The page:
Tech’s biggest names are using their vast consumer reach to bring voters to the polls this November.

Their efforts range from getting voters registered to giving their own employees time off to cast ballots.

The push comes as tech is getting more comfortable engaging in politics and as industry-watchers closely look for any hints of political bias.

{mosads}Tech’s efforts are taking a number of forms, as companies nudge the public to register in time.

Last Saturday, Airbnb celebrated the anniversary of the Voting Rights Act with a message on its U.S. website, encouraging visitors to “Join us in celebrating this historic day by registering to vote.”

“Airbnb hosts and guests are engaged in the communities they call home and we believe that everyone should be able to participate in the crucial conversations that will shape the future of our country,” the company said.

Google, meanwhile, added voter registration information, including registration deadlines and step-by-step directions, directly to their search pages this summer.

Several companies — including Airbnb, Lyft and Salesforce — have made a “nonpartisan, long-term commitment to increase voter participation” as part of the new “TurboVote” challenge. Rock The Vote has also partnered with Microsoft, Twitter and dating app Tinder.

Matt Mahan, the CEO of Brigade, which develops social networking applications for voters, praised the efforts of companies to get involved in civic life.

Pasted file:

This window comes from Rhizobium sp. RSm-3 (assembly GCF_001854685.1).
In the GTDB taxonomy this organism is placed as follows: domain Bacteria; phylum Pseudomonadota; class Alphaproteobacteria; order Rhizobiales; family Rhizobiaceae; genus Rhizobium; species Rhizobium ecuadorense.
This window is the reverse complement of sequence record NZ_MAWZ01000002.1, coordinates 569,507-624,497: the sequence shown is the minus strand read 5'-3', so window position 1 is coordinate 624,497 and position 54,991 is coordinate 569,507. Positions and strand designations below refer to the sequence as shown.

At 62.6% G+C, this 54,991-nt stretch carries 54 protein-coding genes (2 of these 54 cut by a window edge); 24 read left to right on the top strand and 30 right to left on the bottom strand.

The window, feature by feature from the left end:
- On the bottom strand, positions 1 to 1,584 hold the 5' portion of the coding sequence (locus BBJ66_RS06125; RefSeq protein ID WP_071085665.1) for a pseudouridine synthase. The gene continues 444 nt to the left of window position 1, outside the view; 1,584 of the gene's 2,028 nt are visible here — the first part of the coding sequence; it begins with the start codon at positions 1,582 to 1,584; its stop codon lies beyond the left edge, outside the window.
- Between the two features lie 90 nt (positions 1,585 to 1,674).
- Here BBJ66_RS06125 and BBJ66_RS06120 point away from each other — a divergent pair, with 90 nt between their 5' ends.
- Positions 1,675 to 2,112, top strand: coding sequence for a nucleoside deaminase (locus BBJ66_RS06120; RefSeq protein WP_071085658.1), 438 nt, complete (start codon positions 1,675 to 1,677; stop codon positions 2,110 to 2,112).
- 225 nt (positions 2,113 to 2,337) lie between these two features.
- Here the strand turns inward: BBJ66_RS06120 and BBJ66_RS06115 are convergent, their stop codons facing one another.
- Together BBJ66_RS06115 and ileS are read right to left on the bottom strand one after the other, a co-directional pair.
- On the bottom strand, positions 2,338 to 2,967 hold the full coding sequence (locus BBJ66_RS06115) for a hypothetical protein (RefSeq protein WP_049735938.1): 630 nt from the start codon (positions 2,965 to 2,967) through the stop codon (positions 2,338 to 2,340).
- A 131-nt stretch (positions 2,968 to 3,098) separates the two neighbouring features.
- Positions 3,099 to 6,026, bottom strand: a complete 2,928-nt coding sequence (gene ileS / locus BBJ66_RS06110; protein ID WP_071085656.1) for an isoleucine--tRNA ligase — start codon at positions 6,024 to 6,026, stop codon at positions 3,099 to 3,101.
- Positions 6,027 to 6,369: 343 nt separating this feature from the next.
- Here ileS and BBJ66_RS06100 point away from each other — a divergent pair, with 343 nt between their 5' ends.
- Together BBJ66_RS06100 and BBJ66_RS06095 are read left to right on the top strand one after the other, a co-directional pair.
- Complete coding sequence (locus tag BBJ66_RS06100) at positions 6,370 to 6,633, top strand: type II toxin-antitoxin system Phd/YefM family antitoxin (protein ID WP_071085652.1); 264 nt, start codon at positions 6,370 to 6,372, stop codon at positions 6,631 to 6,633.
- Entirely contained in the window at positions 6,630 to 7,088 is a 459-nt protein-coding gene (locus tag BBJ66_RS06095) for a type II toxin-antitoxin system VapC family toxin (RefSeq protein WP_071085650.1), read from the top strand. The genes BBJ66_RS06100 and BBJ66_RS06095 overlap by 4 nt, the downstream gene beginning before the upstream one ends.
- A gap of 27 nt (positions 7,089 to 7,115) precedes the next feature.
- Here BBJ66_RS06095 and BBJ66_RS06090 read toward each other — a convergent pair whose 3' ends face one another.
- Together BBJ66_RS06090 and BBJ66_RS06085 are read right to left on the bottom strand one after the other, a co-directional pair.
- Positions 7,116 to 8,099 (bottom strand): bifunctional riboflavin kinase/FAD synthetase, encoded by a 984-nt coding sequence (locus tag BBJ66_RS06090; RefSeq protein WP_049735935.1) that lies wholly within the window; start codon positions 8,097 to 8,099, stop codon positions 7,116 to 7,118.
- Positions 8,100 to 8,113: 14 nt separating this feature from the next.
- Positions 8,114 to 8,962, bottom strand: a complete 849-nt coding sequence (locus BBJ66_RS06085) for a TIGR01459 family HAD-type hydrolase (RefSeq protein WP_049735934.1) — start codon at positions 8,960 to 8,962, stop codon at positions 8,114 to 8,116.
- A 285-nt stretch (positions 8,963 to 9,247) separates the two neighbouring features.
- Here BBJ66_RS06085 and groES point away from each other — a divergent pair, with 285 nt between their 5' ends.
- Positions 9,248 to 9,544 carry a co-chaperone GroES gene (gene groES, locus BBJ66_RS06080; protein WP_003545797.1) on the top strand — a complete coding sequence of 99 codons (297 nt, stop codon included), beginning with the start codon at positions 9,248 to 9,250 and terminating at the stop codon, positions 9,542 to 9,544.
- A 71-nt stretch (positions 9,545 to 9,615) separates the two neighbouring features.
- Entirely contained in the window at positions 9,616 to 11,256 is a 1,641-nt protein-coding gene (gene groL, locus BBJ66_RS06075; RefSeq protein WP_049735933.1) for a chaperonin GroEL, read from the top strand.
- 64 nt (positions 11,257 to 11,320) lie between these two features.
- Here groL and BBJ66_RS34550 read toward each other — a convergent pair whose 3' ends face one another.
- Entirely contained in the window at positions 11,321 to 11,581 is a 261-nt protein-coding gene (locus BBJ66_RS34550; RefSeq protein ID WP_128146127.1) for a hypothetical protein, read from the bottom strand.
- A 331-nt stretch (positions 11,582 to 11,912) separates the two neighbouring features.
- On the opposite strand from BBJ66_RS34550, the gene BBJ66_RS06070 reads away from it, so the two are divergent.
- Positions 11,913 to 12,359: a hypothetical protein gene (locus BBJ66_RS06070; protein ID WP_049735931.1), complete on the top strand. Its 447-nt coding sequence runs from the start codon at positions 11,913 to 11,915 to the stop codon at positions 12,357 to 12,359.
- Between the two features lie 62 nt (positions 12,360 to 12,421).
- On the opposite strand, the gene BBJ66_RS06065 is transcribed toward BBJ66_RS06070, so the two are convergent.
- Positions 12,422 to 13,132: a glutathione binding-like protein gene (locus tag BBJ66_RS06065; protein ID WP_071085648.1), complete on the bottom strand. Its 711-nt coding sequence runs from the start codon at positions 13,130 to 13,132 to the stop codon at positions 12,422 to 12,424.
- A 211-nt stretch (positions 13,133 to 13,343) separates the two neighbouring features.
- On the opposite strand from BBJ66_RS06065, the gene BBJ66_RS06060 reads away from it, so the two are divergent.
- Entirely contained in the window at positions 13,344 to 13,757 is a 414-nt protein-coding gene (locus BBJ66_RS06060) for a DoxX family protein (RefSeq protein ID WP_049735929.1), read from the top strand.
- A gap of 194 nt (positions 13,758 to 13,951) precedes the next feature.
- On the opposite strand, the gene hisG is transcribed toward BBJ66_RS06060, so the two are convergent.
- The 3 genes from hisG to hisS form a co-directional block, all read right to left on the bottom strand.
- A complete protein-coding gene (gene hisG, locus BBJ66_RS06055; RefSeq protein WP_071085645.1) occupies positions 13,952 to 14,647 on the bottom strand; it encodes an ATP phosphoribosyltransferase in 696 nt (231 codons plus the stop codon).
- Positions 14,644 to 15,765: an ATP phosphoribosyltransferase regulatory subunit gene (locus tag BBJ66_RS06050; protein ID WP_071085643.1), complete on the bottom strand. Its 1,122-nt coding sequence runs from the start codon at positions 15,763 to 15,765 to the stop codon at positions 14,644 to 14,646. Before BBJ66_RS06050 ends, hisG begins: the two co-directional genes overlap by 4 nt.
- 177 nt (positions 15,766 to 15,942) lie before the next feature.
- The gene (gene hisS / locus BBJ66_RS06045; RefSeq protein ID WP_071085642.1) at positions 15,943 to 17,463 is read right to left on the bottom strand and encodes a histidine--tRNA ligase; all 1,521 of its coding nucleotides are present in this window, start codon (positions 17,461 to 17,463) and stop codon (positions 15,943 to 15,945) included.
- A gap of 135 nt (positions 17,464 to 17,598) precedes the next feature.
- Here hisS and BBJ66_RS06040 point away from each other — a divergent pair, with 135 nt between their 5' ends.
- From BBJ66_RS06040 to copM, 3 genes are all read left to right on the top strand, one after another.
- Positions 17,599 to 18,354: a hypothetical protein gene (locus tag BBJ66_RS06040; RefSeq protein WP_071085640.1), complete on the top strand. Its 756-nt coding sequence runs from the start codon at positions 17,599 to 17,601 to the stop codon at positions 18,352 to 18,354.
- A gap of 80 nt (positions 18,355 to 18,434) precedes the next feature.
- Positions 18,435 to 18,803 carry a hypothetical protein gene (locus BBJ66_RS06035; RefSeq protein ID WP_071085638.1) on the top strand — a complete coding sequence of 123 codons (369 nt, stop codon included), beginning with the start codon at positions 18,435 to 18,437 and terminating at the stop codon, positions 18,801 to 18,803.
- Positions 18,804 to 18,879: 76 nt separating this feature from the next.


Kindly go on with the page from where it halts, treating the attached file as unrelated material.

“I think that’s a really positive development and its high time,” he said.

Alongside registration efforts, a growing movement is pressuring tech companies to give their employees time off to vote.

Hunter Walk, a venture capitalist who is a supporter of the cause, said the hope is companies will view providing time off to vote as an important cause rather than a legal requirement, as it is in some states.

He said he hopes executives will come to say, “‘Hey, this matters, we’re going to remind you and make it more of a norm rather than just trying to accommodate those of you who wish to participate.’ “

This line of thinking is gaining traction. Spotify US, Twilio and TaskRabbit are among more than 175 companies who have signed on.

“Unfortunately, Election Day is not a federal holiday in the United States, making it difficult for many people to take time off from their jobs to vote,” payments company Square said in a post last week. “That’s why we’re making Election Day a company holiday.”

Politics have always been a complicated business for tech companies — and the new voter participation efforts come at a time when questions about ideological bias in Silicon Valley are increasingly common.

Earlier this year, Facebook moved quickly to address allegations its “Trending Topics” feature discriminated against right-leaning views, with CEO Mark Zuckerberg sitting down with prominent conservatives. Google has been similarly aggressive about quashing any claims of bias.

But the voter participation efforts are also a part of tech companies’ new openness to political action.